Smart phones and tablets have moved the game on for home automation. They are, claims Faulkner, the perfect universal remote control. Research by Morgan Stanley suggests that today 91 per cent of people keep their mobile phone within 3 feet of them, 24 hours a day. Consumers want their smart phones to do more and major players in the industry are now investing heavily to achieve this. In January, for instance, Microsoft acquired home automation start-up, R2 Studios, signalling its commitment to the digital home.
Google also recently inadvertently revealed its home automation plans. The discovery was made by Android enthusiasts as they picked through the latest changes its 4.2.2 update. Among the additions, they spotted mesh networking and Android@home system configuration files. These products were announced by Google two years ago but it seemed the momentum behind their development was lost soon after. The latest discovery suggests that home automation remains firmly on Google’s agenda.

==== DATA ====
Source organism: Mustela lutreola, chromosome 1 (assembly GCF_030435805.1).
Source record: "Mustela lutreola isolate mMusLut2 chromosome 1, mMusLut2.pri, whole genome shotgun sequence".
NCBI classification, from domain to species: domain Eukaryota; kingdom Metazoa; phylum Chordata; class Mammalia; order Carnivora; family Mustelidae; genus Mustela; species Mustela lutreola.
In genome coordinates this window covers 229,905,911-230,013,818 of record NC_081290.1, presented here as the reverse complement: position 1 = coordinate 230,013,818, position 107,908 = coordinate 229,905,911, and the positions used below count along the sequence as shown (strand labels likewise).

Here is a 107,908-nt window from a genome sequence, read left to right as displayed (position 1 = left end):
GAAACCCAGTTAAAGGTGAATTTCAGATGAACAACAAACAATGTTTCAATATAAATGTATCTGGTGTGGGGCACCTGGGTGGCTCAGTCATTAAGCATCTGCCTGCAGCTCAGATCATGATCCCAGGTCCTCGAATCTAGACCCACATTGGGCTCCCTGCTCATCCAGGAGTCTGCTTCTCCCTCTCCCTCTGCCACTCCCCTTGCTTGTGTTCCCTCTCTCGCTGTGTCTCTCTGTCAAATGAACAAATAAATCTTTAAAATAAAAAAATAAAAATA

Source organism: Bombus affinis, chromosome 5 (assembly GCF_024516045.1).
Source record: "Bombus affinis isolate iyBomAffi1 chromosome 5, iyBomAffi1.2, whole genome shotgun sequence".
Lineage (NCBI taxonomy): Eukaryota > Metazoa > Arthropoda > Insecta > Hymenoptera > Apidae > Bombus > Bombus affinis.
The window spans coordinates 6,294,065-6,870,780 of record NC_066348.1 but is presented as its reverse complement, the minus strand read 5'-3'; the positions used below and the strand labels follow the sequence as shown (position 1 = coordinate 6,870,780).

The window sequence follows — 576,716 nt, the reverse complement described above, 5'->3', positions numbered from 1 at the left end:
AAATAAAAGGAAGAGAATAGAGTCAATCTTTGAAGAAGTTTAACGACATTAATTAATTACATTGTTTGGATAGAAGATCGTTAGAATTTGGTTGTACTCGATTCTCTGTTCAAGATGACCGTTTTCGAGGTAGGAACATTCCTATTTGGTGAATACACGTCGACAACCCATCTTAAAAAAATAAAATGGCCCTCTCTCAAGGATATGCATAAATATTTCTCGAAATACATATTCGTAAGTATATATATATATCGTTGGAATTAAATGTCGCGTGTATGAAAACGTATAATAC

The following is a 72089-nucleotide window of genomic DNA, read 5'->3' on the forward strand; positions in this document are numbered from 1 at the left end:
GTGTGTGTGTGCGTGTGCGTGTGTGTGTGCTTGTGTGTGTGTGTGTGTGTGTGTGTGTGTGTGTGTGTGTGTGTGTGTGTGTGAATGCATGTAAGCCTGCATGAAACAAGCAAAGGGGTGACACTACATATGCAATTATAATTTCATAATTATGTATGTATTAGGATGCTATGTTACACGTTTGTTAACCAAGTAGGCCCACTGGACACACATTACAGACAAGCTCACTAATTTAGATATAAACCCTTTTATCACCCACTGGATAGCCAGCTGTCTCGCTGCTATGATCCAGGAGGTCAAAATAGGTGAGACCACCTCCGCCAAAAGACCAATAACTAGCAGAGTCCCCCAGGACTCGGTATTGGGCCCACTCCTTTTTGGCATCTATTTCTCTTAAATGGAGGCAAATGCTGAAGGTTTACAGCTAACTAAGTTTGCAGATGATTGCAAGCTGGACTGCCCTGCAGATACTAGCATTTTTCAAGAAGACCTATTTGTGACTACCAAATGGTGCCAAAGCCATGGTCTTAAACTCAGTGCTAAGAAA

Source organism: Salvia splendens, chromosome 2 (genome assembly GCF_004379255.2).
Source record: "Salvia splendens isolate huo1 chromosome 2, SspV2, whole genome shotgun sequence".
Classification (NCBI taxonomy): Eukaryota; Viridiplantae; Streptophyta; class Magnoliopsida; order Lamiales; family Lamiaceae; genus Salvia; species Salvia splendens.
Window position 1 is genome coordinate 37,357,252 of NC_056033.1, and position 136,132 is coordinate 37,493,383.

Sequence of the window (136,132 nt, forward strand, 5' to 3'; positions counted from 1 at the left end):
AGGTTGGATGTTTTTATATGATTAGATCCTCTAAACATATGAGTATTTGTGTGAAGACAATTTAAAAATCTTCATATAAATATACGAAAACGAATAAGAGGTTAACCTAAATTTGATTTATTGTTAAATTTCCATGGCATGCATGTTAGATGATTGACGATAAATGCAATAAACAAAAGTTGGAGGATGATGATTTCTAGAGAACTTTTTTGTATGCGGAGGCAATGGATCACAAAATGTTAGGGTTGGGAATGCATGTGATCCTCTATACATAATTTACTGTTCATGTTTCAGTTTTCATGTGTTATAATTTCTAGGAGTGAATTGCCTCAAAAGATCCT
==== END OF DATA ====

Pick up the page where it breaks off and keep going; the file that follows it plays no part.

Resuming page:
‘What we’re seeing today isn’t what we expected for the industry 10 years ago,’ said Neil Thomas, founder of the recently-established Home Automation Company. ‘The technology has moved away from entertainment systems and towards automation that provides efficiency and security. It’s no longer about having a fancy toy; it’s about having systems that can save money and add security.’
‘The technology has moved away from entertainment systems and towards automation that provides efficiency and security
Neil Thomas, Home Automation Company
A raft of home automation tools have been released over the past year to achieve this. For instance, crowd funding recently allowed the development an app-enabled, Wi-Fi-connected video doorbell, known as DoorBot. The device allows anyone to view and speak to visitors at their door from their remote mobile device. The system is also compatible with the Lockitron, a smartphone-controlled keyless door lock which allows visitors into the home remotely using an iOS or Android Device’s app screen.